The level of significance was set at 5% (a = 0.05) to reject the null hypothesis. The values are shown with the respective 95% confidence intervals (95% CI), which expresses with 95% certainty the range of values within which the true value is found in the population.77. Medronho RA, Bloch KV. Epidemiologia. 2a ed. São Paulo (SP): Editora Atheneu; 2008. Median age and body mass index (BMI) were calculated as a central tendency measure. Additionally, all selected articles met the criteria established by Strengthening the Reporting of Observational Studies in Epidemiology (STROBE) applied to cohort studies.88. Von Elm E. Strobe Statement [STROBE Web site updated 2014 Mar 17]; 2014. Available from: http://www.strobe-statement.org/pdf/index.php?id=available-checklists [cited 12.08.14].
http://www.strobe-statement.org/pdf/inde...

Results

After selecting the full articles and evaluating the methodology, p-value, confidence interval, absence of bias, and the presence of all criteria established by the STROBE checklist, 11 articles were selected for this systematic review. Patients with nasal obstruction underwent clinical and surgical interventions to improve nasal breathing, comparing pre- and postoperative polysomnography indices. Excessive daytime sleepiness was assessed by the Epworth Sleepiness Scale (ESS) 99. Johns MW. A new method for measuring daytime sleepiness: the Epworth sleepiness scale. Sleep. 1991;14:540-5. and clinical improvement.

The following polysomnographic parameters were evaluated: AHI, sleep-disordered breathing index (SDBI), presence of desaturation and snoring, arousal index, sleep architecture, REM (rapid eye movement) sleep, and slow-wave sleep (previously known as N3 + N4 sleep stage) according to the criteria of the American Academy of Sleep Medicine (AAMS) Manual.1010. Berry RB, Brooks R, Gamaldo CE, Harding SM, LIoyd RM, Marcus CL, et al., for the American Academy of Sleep Medicine. The manual for the scoring of sleep and associated events: rules, terminology and technical specifications (AASM). 2nd ed. Westchester, IL: American Academy of Sleep Medicine; 2012.

A total of 297 patients were evaluated, with a median age of 46 years and a mean BMI of 27.9 kg/m2.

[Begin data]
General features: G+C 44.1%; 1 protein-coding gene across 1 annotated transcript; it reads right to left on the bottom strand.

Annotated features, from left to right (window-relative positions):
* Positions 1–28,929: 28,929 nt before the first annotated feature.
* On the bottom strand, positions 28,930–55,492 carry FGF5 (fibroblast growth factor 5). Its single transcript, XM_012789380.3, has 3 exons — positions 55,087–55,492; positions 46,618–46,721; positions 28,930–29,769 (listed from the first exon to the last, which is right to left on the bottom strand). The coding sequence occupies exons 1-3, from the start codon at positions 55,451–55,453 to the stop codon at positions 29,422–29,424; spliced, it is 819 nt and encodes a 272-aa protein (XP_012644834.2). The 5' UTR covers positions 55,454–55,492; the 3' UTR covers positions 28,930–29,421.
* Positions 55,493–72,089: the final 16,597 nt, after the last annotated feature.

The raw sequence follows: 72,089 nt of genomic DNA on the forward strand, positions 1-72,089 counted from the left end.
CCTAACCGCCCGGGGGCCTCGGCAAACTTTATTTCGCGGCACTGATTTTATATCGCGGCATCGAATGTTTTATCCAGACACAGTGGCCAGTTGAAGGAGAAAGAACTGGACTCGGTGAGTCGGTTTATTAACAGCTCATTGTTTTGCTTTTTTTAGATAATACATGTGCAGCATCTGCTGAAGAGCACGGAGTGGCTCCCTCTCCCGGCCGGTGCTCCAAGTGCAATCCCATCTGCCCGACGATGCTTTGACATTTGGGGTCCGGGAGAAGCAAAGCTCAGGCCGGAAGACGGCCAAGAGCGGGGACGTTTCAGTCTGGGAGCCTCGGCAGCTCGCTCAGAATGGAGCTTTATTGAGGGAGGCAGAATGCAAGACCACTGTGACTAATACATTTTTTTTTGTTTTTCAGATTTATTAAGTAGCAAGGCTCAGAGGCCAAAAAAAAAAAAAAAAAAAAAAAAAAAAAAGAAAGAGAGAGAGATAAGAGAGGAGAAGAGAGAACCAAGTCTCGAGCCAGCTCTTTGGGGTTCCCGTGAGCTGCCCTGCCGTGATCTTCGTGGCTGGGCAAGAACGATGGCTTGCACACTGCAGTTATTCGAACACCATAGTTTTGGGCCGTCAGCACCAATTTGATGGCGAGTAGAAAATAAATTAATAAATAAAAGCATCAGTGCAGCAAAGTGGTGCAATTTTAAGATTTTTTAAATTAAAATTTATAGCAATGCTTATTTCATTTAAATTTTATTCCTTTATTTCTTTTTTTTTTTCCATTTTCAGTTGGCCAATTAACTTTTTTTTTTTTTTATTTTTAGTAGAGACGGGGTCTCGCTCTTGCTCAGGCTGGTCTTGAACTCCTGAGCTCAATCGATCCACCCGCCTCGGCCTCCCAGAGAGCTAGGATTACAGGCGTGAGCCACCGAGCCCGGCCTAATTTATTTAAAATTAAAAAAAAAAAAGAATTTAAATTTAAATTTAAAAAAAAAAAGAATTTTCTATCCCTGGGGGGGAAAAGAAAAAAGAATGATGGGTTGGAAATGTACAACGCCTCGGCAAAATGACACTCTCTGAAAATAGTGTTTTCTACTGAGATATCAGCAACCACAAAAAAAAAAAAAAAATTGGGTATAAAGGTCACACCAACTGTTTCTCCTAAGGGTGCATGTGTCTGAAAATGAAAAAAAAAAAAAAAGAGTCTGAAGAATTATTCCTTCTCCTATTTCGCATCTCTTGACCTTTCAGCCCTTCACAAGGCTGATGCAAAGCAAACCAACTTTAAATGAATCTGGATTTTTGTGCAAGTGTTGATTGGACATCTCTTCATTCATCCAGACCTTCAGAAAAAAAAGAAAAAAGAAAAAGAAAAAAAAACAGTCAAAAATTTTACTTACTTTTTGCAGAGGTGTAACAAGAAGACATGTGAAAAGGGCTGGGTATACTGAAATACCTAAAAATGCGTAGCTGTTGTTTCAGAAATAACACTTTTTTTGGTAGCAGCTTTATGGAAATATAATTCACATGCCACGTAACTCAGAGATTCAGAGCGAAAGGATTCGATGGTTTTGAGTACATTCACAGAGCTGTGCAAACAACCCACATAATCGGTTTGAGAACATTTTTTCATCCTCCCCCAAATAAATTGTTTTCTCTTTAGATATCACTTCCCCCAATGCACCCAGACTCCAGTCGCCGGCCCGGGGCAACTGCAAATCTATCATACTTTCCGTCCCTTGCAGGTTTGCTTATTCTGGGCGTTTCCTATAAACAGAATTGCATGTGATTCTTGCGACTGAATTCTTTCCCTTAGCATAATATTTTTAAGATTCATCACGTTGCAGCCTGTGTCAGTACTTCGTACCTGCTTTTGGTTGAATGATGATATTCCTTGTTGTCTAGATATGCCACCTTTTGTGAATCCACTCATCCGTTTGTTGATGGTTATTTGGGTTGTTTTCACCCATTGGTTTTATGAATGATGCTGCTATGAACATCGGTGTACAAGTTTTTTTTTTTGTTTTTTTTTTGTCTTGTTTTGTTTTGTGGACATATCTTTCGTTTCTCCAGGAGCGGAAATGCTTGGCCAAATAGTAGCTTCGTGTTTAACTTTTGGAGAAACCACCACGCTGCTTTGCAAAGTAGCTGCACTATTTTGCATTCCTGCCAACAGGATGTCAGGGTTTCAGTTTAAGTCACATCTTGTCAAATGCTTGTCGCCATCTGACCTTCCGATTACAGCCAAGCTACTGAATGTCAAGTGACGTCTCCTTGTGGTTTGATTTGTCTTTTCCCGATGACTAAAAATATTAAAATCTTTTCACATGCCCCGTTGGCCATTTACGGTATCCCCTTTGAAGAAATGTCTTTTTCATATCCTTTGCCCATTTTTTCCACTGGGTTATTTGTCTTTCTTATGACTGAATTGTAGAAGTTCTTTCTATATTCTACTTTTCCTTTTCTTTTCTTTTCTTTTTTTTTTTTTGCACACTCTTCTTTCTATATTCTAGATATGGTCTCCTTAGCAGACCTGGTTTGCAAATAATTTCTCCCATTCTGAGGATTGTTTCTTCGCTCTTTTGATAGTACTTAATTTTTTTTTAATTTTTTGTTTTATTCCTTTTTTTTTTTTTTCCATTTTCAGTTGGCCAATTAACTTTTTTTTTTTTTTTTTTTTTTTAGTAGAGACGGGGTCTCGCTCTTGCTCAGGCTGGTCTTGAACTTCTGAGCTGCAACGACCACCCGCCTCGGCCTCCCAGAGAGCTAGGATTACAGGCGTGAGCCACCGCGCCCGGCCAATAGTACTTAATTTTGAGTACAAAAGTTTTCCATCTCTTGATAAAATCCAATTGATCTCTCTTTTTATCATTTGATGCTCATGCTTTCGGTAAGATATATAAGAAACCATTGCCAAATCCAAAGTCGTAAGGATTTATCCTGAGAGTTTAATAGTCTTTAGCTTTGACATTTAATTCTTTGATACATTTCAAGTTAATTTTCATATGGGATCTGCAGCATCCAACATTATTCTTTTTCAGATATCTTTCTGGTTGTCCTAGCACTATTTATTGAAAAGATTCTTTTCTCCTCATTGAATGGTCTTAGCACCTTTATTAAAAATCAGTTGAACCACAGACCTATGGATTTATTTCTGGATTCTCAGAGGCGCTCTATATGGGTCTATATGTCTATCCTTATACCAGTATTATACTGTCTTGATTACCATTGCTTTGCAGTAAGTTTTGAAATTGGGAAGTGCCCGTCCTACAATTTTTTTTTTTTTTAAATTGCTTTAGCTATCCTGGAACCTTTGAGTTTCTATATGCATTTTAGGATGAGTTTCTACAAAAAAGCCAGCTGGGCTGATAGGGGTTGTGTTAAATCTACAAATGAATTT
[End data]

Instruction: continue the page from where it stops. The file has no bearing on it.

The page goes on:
Of the three trials with drug treatment (Table 1), all patients obtained a reduction in nasal resistance and improved subjective sleep quality, without changing the snoring. After conservative treatment, the AHI and the desaturation index only showed a significant reduction in study by Kiely et al. 1111. Kiely JL, Nolan P, McNicholas WT. Intranasal corticosteroid therapy for obstructive sleep apnoea in patients with co-existing rhinitis. Thorax. 2004;59:50-5. Two trials using decongestants1212. McLean H, Urton A, Driver H, Tan AK, Day AG, Munt PW, et al. Effect of treating severe nasal obstruction on the severity of obstructive sleep apnoea. Eur Respir J. 2005;25:521-7.and1313. Clarenbach CF, Kohler M, Senn O, Thuenheer R, Bloch K. Does nasal decongestion improve obstructive sleep apnea? J Sleep Res. 2008;17:444-9. demonstrated no improvement in excessive daytime sleepiness according to the Epworth Sleepiness Scale (ESS). In two studies with clinical interventions,1111. Kiely JL, Nolan P, McNicholas WT. Intranasal corticosteroid therapy for obstructive sleep apnoea in patients with co-existing rhinitis. Thorax. 2004;59:50-5.and1212. McLean H, Urton A, Driver H, Tan AK, Day AG, Munt PW, et al. Effect of treating severe nasal obstruction on the severity of obstructive sleep apnoea. Eur Respir J. 2005;25:521-7. there was a significant increase in slow-wave sleep, and only Lean et al.1212. McLean H, Urton A, Driver H, Tan AK, Day AG, Munt PW, et al. Effect of treating severe nasal obstruction on the severity of obstructive sleep apnoea. Eur Respir J. 2005;25:521-7. found a lower arousal index, higher sleep efficiency, and increased percentage of REM sleep and slow-wave sleep (Table 2).